Successful or not, the UK has always been a fearless pioneer, writes FAZ London Correspondent Jochen Buchsteiner.
It is difficult to deny that since the Referendum, Britain has shrunk in stature, at least politically. The days when Britain “boxed above its weight” seem for the moment to have passed. But this political diminishment, if such it is, need not necessarily be bad either for Britain or for the Continent.
Rather than bearing grudges, Britain is keen to cooperate. Its government is campaigning for free trade, has no desire for conflict with its neighbours, and has undertaken to its own citizens that the country will remain a liberal democracy, open to the world. One sometimes wonders, in fact, what all the fuss is about.
The problems Brexit brings with it are obvious. Externally, the EU will have less ability to project itself, and internally it will be less well-balanced. The same goes for the UK – so far at least. But it cannot fully explain why Brexit has given rise to such outrage.
What makes the UK’s departure from the EU so polarising is that it raises fundamental questions – far more fundamental than how many bankers will abandon the City of London, or how much it will hurt European exporters. Not even the uncertainty over the strategic implications – whether Britain will be marginalised on the world stage or find a new role for itself, whether the EU will suffer a setback or forge ahead – can explain the bitterness that can be sensed in heartland cities of the EU such as Berlin, Paris and Brussels.
What is truly disturbing about Brexit is deeper-seated: the rebellious impulse that drives it, the view of the world at its heart. By turning their backs on the European Union, the British are implicitly attacking the consensus of modern Europe – one that has essentially three elements: that the EU project of “ever-closer union” is a progressive and civilising mission, and should accordingly be carried through to its conclusion; that to this end, the institution of the nation state must be weakened; and that it is the mark of enlightened democratic societies that they prioritise prosperity over cultural identity. Brexit, it could be said, goes against everything almost the entire European elite finds reasonable.
It helps to look at the historical, philosophical and cultural dimensions in order to understand this upheaval. When the British went through their last great crisis – the economic near-collapse of the 1970s – Karl Heinz Bohrer described them as “somewhat desiring their own downfall”. He saw what was happening almost as a “melancholy act of rebellion, patched together out of imperial pride, mixed with the high explosives of British self-indulgence and a casino mentality.”
How different and peculiar the British still are has been shown in the approach they have taken to the negotiations. David Davis and his people wanted to move quickly from issue to issue, often with no clear idea where they were heading, with the emphasis on flexibility. The Europeans, in contrast, focused on procedure and principles. The British took an optimistic view of the situation they had created by holding the Referendum, and were trying one way or other to make the best of it. Their European counterparts, on the other hand, were feeling aggrieved, and swung between huffiness and vindictiveness. Once again there was a collision between “Cool Britannia” and the stiff and sometimes rather solemn Continent.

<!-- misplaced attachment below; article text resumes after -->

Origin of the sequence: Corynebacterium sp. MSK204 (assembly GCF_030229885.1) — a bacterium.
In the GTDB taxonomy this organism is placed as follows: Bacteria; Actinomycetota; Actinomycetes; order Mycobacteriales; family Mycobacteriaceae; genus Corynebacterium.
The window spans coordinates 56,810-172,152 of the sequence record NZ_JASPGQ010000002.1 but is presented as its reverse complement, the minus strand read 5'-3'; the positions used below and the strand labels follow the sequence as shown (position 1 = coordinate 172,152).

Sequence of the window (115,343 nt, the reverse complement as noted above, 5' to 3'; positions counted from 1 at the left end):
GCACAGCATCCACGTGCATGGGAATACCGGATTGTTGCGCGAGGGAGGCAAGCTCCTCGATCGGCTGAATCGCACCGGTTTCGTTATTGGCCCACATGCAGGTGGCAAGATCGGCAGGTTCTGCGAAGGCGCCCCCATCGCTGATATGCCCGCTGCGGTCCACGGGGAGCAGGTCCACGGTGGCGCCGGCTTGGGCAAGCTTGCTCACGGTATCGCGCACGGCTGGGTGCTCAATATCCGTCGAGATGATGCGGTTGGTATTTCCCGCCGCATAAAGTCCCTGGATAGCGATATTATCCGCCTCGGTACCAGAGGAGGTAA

Instead of responding graciously to the UK’s decision to leave, it is all too obvious that the EU has been trying to make leaving as costly and painful for Britain as possible. This attitude was manifest in the threat to shut Britain out of the security arrangements for the Galileo satellite system – a project to which Britain has contributed considerably. Only people who no longer believe in themselves make it so difficult for others to leave. And indeed, self-belief is what the European Union lacks. Behind the strong, united front it has presented in the negotiations, there lurks a clammy fear that its own attractiveness is waning.
There have been occasions before in history when the British dared to do things which at the time seemed doomed to fail, but which in hindsight presaged a new era. So it was, not only with Henry VIII’s break from Rome, but even earlier, in the 13th Century, when the signing of the Magna Carta reduced the royal prerogative. And just in the last century, Britain astonished the world by declaring war on Hitler’s Germany, despite the latter being militarily far stronger. Many thought this would be Britain’s downfall, but of course it turned out otherwise. And forty years later, wasn’t Europe turned upside down again when Margaret Thatcher (together with Ronald Reagan) let loose the neo-liberal revolution?
None of these examples are directly comparable with Brexit, but they serve to remind us that Britain has, over time, made a name for itself as a fearless pioneer. And the country also has a reputation as a political laboratory. If the EU is confident of being on the right side of history, it should be kind to the British and follow their journey with benevolent curiosity.
Jochen Buchsteiner is UK Political Correspondent for Frankfurter Allgemeine Zeitung (FAZ). This article is based on the English version of his essay “Die Flucht der Briten aus der europäischen Utopie” (Rowohlt 2018, 144 pages), translated by Oliver Wright.